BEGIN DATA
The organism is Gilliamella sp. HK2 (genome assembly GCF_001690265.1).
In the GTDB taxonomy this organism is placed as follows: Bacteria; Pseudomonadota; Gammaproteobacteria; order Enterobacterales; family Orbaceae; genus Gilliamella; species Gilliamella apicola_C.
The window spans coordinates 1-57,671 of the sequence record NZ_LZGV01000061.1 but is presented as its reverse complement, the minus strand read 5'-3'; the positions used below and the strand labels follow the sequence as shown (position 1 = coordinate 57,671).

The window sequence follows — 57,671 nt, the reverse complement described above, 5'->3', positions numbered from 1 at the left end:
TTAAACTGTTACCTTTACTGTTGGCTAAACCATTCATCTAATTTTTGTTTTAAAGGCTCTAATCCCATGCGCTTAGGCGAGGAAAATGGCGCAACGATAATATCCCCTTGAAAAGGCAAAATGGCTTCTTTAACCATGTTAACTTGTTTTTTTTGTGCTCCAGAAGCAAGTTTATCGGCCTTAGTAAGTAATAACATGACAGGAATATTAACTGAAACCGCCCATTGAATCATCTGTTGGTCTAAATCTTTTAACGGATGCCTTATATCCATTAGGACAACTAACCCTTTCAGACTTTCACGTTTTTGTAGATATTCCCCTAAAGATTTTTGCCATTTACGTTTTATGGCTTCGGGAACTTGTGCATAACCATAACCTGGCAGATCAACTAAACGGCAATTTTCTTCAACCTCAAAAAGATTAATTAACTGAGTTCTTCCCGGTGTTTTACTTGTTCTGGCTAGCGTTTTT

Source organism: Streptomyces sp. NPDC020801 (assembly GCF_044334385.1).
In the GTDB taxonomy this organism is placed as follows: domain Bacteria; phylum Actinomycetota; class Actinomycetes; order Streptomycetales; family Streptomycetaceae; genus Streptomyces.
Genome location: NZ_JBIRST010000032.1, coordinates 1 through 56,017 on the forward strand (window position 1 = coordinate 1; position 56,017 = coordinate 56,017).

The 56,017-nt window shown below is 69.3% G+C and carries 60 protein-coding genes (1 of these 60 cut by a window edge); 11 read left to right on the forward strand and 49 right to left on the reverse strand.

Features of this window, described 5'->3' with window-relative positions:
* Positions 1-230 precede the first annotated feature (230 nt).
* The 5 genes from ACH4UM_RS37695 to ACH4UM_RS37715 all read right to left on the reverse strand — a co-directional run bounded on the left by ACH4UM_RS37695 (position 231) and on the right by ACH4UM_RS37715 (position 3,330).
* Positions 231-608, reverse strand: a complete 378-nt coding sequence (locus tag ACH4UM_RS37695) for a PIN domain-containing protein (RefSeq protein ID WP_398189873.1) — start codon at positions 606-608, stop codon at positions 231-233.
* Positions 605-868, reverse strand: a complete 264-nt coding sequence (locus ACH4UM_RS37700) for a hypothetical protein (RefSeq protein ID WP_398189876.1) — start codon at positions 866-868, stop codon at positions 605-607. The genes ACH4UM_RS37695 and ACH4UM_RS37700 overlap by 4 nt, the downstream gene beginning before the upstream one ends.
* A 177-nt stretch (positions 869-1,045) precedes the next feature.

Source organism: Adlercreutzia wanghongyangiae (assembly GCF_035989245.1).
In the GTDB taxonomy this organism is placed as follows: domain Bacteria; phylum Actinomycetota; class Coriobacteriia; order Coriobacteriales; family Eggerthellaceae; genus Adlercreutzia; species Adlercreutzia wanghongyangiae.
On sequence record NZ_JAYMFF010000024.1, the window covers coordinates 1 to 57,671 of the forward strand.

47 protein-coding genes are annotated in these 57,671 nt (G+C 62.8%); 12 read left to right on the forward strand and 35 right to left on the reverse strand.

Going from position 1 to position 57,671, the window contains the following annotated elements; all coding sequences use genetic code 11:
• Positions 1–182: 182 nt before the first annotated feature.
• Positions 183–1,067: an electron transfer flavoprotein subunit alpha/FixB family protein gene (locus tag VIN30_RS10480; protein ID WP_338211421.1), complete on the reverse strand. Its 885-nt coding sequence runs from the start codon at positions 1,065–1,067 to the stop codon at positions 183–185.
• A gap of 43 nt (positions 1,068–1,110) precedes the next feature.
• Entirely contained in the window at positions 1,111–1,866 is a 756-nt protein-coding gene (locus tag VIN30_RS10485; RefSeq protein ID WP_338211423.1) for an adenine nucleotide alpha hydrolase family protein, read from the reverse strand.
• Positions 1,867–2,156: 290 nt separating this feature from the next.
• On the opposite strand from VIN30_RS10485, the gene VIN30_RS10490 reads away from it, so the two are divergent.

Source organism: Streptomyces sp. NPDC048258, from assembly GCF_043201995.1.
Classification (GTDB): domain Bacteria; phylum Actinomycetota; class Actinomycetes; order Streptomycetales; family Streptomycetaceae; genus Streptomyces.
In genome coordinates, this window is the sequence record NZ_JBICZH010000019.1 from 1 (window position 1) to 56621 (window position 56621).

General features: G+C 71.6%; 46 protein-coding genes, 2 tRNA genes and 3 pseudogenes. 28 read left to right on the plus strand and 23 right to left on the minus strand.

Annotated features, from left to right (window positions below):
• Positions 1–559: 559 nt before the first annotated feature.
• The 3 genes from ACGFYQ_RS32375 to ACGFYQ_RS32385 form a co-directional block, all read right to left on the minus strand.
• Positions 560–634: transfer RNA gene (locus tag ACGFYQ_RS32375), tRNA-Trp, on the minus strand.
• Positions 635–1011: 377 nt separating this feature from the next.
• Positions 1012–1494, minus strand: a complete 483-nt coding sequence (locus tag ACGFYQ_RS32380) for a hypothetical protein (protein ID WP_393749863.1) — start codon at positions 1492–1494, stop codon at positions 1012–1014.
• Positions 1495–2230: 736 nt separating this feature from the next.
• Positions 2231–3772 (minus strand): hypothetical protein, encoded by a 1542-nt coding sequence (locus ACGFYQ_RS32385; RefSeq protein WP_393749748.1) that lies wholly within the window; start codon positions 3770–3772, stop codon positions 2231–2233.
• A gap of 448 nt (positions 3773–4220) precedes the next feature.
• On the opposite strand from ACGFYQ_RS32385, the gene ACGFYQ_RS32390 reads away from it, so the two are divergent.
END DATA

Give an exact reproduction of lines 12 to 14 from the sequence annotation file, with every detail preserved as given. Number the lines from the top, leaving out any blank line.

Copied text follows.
* The 5 genes from ACH4UM_RS37695 to ACH4UM_RS37715 all read right to left on the reverse strand — a co-directional run bounded on the left by ACH4UM_RS37695 (position 231) and on the right by ACH4UM_RS37715 (position 3,330).
* Positions 231-608, reverse strand: a complete 378-nt coding sequence (locus tag ACH4UM_RS37695) for a PIN domain-containing protein (RefSeq protein ID WP_398189873.1) — start codon at positions 606-608, stop codon at positions 231-233.
* Positions 605-868, reverse strand: a complete 264-nt coding sequence (locus ACH4UM_RS37700) for a hypothetical protein (RefSeq protein ID WP_398189876.1) — start codon at positions 866-868, stop codon at positions 605-607. The genes ACH4UM_RS37695 and ACH4UM_RS37700 overlap by 4 nt, the downstream gene beginning before the upstream one ends.